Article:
Conspiracy-minded people, which we now know are quite numerous, suspected this was a deliberate degradation of performance in order to spur the purchase of a new phone. This was not the case, but Arizona Attorney General Mike Brnovich, who led the multi-state investigation, showed that Apple was quite aware of the scale of the issue and the shortcomings of its solution.

Brnovich and his fellow AGs alleged that Apple violated various consumer protection laws, such as Arizona’s Consumer Fraud Act, by “misrepresenting and concealing information” regarding the iPhone battery problems and the irreversible negative consequences of the update it issued to fix them.

Apple agreed to a $113M settlement that admits no wrongdoing, to be split among the states however they choose. This is not a fine, like the €25M one from French authorities; if Apple had been liable for statutory penalties those might have reached much, much higher than the amount agreed to today. Arizona’s CFA provides for up to $10,000 per willful violation, and even a fraction of that would have added up very quickly given the amount of people affected.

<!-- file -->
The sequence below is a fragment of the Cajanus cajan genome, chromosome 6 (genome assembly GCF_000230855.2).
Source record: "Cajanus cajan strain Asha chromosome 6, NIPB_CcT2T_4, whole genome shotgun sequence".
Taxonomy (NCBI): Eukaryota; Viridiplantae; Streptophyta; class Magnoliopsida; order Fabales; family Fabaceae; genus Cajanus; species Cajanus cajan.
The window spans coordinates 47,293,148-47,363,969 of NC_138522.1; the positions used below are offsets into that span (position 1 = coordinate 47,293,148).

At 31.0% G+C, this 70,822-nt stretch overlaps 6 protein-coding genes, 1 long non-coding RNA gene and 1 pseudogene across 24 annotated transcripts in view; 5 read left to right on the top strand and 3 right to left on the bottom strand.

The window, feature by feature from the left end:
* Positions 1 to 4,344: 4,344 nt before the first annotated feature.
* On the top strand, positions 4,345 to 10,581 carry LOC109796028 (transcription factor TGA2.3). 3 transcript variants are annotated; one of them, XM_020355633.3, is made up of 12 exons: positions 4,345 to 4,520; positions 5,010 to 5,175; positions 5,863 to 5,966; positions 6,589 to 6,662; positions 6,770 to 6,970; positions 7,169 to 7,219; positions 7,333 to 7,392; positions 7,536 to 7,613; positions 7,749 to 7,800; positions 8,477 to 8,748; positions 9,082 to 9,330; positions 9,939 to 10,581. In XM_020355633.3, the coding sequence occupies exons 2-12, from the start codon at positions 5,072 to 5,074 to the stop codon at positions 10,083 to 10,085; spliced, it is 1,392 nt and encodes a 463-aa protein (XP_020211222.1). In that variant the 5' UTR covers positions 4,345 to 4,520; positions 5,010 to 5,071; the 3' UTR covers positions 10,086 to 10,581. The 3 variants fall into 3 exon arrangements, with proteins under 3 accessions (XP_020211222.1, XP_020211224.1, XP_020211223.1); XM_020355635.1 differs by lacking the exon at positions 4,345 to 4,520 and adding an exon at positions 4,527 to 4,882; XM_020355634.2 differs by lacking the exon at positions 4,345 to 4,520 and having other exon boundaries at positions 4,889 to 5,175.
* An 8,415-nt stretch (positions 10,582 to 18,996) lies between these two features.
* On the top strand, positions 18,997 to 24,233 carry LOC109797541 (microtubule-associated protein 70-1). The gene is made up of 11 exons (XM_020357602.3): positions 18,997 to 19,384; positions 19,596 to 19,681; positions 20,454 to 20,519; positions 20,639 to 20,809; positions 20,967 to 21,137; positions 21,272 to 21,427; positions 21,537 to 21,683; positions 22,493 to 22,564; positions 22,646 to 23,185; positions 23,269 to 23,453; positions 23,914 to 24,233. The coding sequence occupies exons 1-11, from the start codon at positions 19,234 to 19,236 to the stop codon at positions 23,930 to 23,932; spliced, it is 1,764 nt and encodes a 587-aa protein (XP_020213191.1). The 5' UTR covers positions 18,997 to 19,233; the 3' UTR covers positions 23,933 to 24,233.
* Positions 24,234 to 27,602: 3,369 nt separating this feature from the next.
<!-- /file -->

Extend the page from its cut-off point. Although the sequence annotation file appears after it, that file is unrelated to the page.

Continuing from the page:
In addition to the cash settlement, Apple must “provide truthful information to consumers about iPhone battery health, performance, and power management” in various ways. The company already made changes to this effect years ago, but in settlements like this such requirements are included so they can’t just turn around and do it again, though some companies, like Facebook, do it anyway.